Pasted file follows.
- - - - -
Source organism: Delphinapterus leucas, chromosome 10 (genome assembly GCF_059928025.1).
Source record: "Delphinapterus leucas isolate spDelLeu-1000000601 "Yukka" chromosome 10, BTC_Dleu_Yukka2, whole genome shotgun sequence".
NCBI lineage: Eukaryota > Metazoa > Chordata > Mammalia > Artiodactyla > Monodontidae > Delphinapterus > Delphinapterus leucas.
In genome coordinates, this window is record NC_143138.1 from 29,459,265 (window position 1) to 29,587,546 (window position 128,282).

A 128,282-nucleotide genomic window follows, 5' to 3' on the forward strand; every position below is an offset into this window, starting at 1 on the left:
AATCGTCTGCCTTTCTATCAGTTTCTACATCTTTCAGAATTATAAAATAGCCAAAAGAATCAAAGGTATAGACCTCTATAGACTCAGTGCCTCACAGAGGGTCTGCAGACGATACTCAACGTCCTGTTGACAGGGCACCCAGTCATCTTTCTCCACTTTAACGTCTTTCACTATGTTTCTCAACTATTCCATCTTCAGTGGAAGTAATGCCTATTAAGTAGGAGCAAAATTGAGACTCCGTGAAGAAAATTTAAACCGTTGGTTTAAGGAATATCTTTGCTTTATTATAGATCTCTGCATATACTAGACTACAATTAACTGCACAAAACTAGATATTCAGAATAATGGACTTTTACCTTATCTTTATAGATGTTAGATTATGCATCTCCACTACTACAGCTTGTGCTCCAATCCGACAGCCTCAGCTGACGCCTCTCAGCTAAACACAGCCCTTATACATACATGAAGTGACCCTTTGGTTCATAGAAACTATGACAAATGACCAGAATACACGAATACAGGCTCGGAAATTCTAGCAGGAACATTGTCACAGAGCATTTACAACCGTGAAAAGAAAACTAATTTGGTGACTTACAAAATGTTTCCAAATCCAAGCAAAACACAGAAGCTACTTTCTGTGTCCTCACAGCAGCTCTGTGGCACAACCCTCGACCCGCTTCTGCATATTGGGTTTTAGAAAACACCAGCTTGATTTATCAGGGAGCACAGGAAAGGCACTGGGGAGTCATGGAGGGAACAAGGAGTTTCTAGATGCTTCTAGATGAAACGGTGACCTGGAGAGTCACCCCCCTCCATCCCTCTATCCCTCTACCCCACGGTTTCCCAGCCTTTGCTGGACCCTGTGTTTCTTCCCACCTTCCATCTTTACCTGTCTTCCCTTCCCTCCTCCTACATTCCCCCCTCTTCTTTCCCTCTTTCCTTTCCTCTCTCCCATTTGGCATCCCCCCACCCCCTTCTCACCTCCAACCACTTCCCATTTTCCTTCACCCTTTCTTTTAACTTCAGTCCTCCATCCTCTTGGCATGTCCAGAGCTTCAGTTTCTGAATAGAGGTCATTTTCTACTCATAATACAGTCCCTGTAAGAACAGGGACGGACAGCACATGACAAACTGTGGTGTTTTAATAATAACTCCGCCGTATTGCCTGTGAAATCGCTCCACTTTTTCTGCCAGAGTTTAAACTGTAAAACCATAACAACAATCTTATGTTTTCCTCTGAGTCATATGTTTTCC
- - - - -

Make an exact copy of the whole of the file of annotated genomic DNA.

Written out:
Source organism: Delphinapterus leucas, chromosome 10 (genome assembly GCF_059928025.1).
Source record: "Delphinapterus leucas isolate spDelLeu-1000000601 "Yukka" chromosome 10, BTC_Dleu_Yukka2, whole genome shotgun sequence".
NCBI lineage: Eukaryota > Metazoa > Chordata > Mammalia > Artiodactyla > Monodontidae > Delphinapterus > Delphinapterus leucas.
In genome coordinates, this window is record NC_143138.1 from 29,459,265 (window position 1) to 29,587,546 (window position 128,282).

A 128,282-nucleotide genomic window follows, 5' to 3' on the forward strand; every position below is an offset into this window, starting at 1 on the left:
AATCGTCTGCCTTTCTATCAGTTTCTACATCTTTCAGAATTATAAAATAGCCAAAAGAATCAAAGGTATAGACCTCTATAGACTCAGTGCCTCACAGAGGGTCTGCAGACGATACTCAACGTCCTGTTGACAGGGCACCCAGTCATCTTTCTCCACTTTAACGTCTTTCACTATGTTTCTCAACTATTCCATCTTCAGTGGAAGTAATGCCTATTAAGTAGGAGCAAAATTGAGACTCCGTGAAGAAAATTTAAACCGTTGGTTTAAGGAATATCTTTGCTTTATTATAGATCTCTGCATATACTAGACTACAATTAACTGCACAAAACTAGATATTCAGAATAATGGACTTTTACCTTATCTTTATAGATGTTAGATTATGCATCTCCACTACTACAGCTTGTGCTCCAATCCGACAGCCTCAGCTGACGCCTCTCAGCTAAACACAGCCCTTATACATACATGAAGTGACCCTTTGGTTCATAGAAACTATGACAAATGACCAGAATACACGAATACAGGCTCGGAAATTCTAGCAGGAACATTGTCACAGAGCATTTACAACCGTGAAAAGAAAACTAATTTGGTGACTTACAAAATGTTTCCAAATCCAAGCAAAACACAGAAGCTACTTTCTGTGTCCTCACAGCAGCTCTGTGGCACAACCCTCGACCCGCTTCTGCATATTGGGTTTTAGAAAACACCAGCTTGATTTATCAGGGAGCACAGGAAAGGCACTGGGGAGTCATGGAGGGAACAAGGAGTTTCTAGATGCTTCTAGATGAAACGGTGACCTGGAGAGTCACCCCCCTCCATCCCTCTATCCCTCTACCCCACGGTTTCCCAGCCTTTGCTGGACCCTGTGTTTCTTCCCACCTTCCATCTTTACCTGTCTTCCCTTCCCTCCTCCTACATTCCCCCCTCTTCTTTCCCTCTTTCCTTTCCTCTCTCCCATTTGGCATCCCCCCACCCCCTTCTCACCTCCAACCACTTCCCATTTTCCTTCACCCTTTCTTTTAACTTCAGTCCTCCATCCTCTTGGCATGTCCAGAGCTTCAGTTTCTGAATAGAGGTCATTTTCTACTCATAATACAGTCCCTGTAAGAACAGGGACGGACAGCACATGACAAACTGTGGTGTTTTAATAATAACTCCGCCGTATTGCCTGTGAAATCGCTCCACTTTTTCTGCCAGAGTTTAAACTGTAAAACCATAACAACAATCTTATGTTTTCCTCTGAGTCATATGTTTTCC